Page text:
One of the most important functions of government is to maintain a high-quality public education system. In many states, however, this objective is being undermined by tax policies that redirect public dollars for K-12 education toward private schools.
Thank you for the opportunity to testify on the tax policy issues associated with legalized retail marijuana. Our testimony includes five parts:
1. An overview of the marijuana tax rates and structures that exist in the four states (Alaska, Colorado, Oregon, and Washington) where retail marijuana can be legally sold.
2. An analysis of early stage revenue trends in the two states (Colorado and Washington) where legal, taxable sales of retail marijuana have been taking place since 2014.
3. A discussion of issues associated with different types of marijuana tax bases–specifically weight-based taxes, price-based taxes, and hybrids of these two structures.
4. A discussion of issues involved in choosing a tax rate for marijuana.
5. A discussion of long-run issues related to the structure of marijuana taxes and their revenue yield.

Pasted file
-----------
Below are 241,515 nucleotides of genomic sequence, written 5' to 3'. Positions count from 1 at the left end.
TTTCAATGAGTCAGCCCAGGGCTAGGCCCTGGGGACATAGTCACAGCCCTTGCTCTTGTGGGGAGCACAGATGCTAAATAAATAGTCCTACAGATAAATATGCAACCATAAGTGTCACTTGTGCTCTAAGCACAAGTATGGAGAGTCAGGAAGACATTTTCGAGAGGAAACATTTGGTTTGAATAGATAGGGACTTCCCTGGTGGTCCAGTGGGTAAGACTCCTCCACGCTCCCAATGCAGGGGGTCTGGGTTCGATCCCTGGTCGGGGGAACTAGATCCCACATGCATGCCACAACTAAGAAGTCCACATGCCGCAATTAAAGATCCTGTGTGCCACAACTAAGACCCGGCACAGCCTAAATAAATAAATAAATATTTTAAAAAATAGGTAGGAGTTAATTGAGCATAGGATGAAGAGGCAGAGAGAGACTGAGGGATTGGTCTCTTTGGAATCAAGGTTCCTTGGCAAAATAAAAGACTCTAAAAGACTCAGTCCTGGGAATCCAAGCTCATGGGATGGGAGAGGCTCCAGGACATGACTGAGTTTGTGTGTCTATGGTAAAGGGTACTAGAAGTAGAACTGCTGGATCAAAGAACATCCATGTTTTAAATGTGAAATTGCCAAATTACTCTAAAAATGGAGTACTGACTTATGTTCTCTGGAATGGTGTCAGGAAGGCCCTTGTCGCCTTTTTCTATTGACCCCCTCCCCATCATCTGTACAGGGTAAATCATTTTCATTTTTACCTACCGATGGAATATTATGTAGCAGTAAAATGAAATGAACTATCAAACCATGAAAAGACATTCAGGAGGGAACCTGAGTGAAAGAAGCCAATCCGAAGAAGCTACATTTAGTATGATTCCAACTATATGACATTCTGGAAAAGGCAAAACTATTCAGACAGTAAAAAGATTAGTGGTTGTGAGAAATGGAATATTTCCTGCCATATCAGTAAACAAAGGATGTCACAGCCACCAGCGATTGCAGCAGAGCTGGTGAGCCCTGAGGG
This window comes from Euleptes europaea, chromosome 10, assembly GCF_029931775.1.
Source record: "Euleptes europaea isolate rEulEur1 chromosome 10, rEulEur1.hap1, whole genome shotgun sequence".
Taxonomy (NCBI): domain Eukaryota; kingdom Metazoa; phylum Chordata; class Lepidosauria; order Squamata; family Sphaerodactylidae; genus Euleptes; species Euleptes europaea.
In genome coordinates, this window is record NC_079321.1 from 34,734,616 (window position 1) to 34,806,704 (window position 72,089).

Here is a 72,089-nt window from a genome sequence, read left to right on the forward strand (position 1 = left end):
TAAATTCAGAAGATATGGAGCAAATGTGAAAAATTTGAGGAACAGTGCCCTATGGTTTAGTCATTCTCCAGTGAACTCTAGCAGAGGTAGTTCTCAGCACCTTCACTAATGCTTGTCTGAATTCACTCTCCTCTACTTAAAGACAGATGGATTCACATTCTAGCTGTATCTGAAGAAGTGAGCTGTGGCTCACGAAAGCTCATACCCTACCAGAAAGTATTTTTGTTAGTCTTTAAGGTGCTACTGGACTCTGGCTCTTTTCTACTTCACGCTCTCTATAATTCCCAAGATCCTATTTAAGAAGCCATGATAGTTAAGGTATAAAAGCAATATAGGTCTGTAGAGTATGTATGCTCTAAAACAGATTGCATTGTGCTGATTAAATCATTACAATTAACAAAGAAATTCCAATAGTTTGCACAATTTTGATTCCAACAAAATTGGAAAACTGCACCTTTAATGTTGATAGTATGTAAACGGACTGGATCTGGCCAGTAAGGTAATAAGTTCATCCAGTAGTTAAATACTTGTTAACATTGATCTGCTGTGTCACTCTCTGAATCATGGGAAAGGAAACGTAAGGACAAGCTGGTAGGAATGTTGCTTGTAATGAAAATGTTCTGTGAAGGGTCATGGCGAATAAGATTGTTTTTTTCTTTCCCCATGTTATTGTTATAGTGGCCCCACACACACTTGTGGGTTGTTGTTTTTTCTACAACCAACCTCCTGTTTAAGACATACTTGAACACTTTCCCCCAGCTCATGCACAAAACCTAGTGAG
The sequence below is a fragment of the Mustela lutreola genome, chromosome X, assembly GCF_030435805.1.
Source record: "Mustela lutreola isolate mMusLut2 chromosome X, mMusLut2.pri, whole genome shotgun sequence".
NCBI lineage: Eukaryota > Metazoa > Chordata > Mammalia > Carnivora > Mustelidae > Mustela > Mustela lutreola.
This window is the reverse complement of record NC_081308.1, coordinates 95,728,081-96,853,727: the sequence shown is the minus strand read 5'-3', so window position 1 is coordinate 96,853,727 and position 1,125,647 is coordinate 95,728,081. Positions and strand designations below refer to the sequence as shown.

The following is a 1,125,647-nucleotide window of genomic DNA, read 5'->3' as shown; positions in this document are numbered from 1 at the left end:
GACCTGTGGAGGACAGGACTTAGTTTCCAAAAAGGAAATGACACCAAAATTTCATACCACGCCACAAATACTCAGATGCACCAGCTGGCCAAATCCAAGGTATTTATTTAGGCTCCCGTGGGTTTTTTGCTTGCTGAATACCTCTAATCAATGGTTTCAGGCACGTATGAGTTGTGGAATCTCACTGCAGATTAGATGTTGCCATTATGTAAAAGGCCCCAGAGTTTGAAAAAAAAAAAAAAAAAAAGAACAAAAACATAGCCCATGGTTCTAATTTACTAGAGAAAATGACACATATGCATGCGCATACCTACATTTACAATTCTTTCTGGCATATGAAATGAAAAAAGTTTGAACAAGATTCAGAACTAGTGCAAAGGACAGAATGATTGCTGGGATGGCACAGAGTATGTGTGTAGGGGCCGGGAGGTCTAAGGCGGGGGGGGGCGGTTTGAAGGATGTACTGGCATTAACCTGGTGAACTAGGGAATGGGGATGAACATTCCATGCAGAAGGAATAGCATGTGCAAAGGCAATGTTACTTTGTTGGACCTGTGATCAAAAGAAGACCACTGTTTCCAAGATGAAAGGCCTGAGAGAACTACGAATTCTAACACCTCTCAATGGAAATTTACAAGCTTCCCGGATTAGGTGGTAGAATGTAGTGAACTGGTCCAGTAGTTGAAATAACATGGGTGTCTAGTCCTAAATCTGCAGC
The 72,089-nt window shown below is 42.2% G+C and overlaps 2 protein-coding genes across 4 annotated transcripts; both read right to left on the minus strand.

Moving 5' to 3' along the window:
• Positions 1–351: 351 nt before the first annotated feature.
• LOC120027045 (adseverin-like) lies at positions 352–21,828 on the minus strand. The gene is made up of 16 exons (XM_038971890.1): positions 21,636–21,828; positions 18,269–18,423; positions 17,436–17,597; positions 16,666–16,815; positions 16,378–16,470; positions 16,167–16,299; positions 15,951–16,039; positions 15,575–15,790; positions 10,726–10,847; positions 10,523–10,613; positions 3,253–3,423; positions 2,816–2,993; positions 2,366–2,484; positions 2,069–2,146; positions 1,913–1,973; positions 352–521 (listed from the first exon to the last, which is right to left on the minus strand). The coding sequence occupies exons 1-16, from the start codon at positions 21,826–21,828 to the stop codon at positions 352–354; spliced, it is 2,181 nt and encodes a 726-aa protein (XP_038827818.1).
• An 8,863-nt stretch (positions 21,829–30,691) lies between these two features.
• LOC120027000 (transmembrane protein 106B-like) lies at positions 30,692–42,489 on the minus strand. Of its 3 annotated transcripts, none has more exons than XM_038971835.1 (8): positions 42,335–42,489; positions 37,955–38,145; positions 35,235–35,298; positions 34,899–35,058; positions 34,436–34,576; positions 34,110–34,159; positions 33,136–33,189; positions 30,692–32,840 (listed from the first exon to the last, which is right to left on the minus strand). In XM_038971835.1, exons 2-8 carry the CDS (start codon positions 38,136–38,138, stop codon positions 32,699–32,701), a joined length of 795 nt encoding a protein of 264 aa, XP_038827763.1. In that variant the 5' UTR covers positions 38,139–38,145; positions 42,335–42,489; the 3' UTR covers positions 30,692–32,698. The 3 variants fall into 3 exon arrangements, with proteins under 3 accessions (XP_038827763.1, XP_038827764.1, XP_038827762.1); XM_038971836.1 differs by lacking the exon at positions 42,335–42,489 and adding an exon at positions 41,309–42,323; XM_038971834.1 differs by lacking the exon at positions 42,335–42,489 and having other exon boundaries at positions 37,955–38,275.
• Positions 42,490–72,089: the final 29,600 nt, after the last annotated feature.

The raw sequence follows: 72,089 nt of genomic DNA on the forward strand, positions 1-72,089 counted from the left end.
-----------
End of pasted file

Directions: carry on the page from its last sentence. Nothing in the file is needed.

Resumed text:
Thank you for the opportunity to comment on Vermont’s effort to establish a system for regularly evaluating its tax expenditure programs. Data-driven tax expenditure evaluations are a valuable tool for gauging the effectiveness of policy initiatives pursued via the tax code. ITEP is supportive of Vermont’s efforts in this area and is generally encouraged by the work completed thus far by groups such as the Joint Fiscal Office and the Pew Charitable Trusts. Rather than rehash the many useful recommendations made by those organizations, these comments focus on two areas that may be in need of further attention: the scope of what is labeled a “tax expenditure,” and the importance of data infrastructure advancements to the success of these evaluations.
Who Pays?, A Distributional Analysis of the Tax Systems in All Fifty States (the fifth edition of the report), assesses the fairness of state and local tax systems by measuring…